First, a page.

Use Your Imagination

Life is busy at the moment, so please forgive the short post. One of the earliest pieces of writing advice I ever remember reading arrived courtesy of Stephen King. It was three simple (if slightly crude) words: “ass in chair.” Okay, fine. Thanks for that, Stephen. It can’t be argued with, though. But the next question occurs once you have molded said body part firmly onto the furniture in question: how do you keep it there? How do you stay motivated and focused enough to type out the allotted number of words at whatever rate you’ve set yourself? Well, this week I thought I’d be helpful and share five simple techniques to keep you in your seat, facing your screen, typing mindlessly into a document. An activity we mystifyingly insist on calling “writing”.

1. Remember the scene in Lethal Weapon 2 where Danny Glover is sitting on the toilet and a bomb is wired to explode if he gets up off the seat? Well, there’s a real clue to our dilemma right there. I don’t mean boobytrap your computer chair with an actual bomb, although that would work too, I suppose. Albeit a tad risky. But no, we don’t have to recreate it literally; I mean, we can let ourselves imagine a bomb going off if we stand up before our word quota is met, right? We are writers, after all. With imaginations, presumably. Oh, never mind.

2. So, you’re quietly seething because all your friends took off for a day of sun and surf and you’re sitting alone in this dingy basement again. How do you resist the urge to join them? Simple. With an unhealthy dose of schadenfreude, that’s how. You tell yourself those selfsame frolicking, carefree friends will all lose ten years off their lives thanks to the malignant melanomas that were hatched in their damaged skin cells on this very day. You made the right call, and not only did you write your allotted number of words, but you will be healthier than everyone you know (as long as you ignore the impact on your health of lengthy periods of sedentary existence punctuated only by the rustle of a chip bag or the uncorking of another bottle of Cabernet).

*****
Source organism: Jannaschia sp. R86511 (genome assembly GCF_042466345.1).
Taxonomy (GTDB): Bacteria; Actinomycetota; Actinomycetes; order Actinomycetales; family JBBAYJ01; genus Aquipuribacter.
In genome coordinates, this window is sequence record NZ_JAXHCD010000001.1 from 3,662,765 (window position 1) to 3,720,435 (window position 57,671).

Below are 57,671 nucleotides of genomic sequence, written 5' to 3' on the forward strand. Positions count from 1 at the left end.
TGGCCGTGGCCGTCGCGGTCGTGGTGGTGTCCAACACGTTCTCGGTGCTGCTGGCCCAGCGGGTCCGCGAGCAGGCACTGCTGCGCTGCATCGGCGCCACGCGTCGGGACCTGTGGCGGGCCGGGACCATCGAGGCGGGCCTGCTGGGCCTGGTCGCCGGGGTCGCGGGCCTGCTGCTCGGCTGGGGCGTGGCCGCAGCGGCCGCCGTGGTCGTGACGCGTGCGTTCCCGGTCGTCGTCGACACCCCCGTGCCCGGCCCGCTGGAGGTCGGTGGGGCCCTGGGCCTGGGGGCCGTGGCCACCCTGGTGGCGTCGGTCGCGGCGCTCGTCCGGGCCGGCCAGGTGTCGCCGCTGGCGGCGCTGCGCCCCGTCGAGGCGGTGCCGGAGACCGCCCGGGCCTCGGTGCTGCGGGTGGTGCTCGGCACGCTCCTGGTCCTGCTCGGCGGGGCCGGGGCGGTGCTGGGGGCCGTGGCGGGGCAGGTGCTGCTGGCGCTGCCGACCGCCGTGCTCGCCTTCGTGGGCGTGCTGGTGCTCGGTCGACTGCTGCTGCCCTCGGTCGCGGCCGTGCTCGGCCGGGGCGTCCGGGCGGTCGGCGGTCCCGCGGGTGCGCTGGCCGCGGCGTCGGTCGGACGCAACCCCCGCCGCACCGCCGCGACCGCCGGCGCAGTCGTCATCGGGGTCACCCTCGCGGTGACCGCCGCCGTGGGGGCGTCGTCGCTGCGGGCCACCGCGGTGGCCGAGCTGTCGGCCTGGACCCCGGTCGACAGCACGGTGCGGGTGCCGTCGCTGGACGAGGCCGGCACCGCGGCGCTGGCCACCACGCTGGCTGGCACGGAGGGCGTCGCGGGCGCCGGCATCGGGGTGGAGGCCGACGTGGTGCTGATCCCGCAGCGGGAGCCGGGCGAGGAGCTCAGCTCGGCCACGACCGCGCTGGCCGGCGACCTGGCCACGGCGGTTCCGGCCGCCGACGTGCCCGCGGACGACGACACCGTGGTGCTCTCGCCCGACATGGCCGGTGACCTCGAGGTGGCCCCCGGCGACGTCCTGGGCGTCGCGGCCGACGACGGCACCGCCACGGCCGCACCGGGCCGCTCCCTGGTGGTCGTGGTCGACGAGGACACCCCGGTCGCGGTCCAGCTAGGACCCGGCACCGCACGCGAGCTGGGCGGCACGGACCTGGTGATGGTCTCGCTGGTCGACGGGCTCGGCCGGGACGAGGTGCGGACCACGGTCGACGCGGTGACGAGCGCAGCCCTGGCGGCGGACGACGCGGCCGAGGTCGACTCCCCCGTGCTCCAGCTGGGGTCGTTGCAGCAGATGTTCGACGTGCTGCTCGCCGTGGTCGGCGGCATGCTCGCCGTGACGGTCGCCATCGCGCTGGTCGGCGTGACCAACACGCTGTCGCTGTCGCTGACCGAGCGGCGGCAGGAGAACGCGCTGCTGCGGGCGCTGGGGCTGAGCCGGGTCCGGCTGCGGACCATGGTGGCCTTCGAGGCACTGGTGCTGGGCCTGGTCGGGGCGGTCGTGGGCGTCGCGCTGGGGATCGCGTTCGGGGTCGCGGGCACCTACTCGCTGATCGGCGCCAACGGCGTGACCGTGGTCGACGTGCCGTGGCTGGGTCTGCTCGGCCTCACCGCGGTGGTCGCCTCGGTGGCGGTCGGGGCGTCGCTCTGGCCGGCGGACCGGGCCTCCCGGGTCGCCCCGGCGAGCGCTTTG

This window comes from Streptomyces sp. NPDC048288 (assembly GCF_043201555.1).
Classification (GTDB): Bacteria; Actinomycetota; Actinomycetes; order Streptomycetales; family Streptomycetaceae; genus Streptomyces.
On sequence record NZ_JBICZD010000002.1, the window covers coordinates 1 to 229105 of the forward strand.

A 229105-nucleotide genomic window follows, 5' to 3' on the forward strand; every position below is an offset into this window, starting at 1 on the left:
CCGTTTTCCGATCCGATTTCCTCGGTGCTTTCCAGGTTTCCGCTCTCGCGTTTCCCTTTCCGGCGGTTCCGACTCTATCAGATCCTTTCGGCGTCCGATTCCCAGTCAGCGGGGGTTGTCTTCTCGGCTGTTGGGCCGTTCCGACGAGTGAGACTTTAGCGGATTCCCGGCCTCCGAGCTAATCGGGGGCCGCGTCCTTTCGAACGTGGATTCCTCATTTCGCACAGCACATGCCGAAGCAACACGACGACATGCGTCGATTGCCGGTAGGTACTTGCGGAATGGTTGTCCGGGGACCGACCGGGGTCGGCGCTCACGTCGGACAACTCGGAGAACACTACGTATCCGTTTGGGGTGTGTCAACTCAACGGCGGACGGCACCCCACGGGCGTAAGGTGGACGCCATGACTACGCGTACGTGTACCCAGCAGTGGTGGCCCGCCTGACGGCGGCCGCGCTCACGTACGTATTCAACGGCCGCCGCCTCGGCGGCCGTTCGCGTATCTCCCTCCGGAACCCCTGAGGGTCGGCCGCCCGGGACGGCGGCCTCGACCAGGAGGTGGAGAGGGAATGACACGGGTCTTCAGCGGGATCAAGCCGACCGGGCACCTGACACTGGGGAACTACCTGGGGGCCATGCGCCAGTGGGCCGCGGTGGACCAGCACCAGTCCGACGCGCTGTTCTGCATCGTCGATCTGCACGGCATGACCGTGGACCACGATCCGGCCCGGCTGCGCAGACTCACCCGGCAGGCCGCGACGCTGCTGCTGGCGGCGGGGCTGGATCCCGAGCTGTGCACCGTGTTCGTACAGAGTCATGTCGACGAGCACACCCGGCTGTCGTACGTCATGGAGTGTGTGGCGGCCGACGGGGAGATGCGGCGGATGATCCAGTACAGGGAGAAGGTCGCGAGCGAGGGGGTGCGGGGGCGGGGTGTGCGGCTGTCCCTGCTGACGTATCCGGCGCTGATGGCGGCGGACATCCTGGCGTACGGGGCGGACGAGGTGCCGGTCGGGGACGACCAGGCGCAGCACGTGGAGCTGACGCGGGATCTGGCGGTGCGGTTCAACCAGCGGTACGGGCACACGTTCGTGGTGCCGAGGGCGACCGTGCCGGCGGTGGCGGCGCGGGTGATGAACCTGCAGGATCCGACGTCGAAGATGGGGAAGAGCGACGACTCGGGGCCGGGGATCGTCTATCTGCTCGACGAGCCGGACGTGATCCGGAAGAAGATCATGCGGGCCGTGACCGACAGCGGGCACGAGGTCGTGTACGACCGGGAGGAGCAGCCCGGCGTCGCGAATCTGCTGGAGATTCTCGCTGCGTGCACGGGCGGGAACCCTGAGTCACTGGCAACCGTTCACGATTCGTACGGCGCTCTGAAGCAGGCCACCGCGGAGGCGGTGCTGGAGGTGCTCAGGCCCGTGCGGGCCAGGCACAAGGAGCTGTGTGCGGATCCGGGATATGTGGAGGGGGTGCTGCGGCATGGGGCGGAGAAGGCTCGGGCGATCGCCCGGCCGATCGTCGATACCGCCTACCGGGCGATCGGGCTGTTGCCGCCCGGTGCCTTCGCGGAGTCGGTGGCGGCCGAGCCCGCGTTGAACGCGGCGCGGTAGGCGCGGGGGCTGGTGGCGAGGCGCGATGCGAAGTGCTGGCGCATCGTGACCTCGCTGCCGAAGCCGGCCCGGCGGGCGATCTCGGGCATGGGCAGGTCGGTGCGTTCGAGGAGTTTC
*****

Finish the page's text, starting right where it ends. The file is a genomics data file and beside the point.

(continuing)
3. You steadily release these literary masterpieces into the black hole of the mighty ‘Zon. You then pointedly ignore the unanimous silence of the world’s cruel indifference. In the movie that runs in your head, the one in which you are the star of course, you watch excitedly as your genius is acknowledged by the literati; you are now lauded among the greats. Okay, if you are able to ignore reality this remarkably, it isn’t any great leap to further pretend there is a man with a hefty cheque waiting for you if you only finish this chapter, edit that section, proofread this paragraph. Add as many zeros to said cheque as you like. Hell, spell it “check”, even, I don’t care. Make the man a famous celebrity. Have him place a Care Bear in a headlock for no apparent reason. Make him laugh at sly librarians. It’s your scenario. Self-delusion (along with near-psychosis) is an essential part of being a writer.

4. Tell yourself if you don’t meet today’s word quota, not only will you make the baby Jesus cry, but you will plunge a battalion of the adorablest kittens into a chronic depression that will eliminate the will to live for 38% of them. You want that on your conscience? (Wait, my spellcheck didn’t flag “adorablest”? Has the world gone mad?)

5. And finally, if the other techniques fail, buy an industrial staple gun, around twenty tubes of Crazy Glue, a roll of the ever-handy duct tape, and use them in ways that will become obvious on even the most cursory of reflections to affix your rebel carcass to your chair.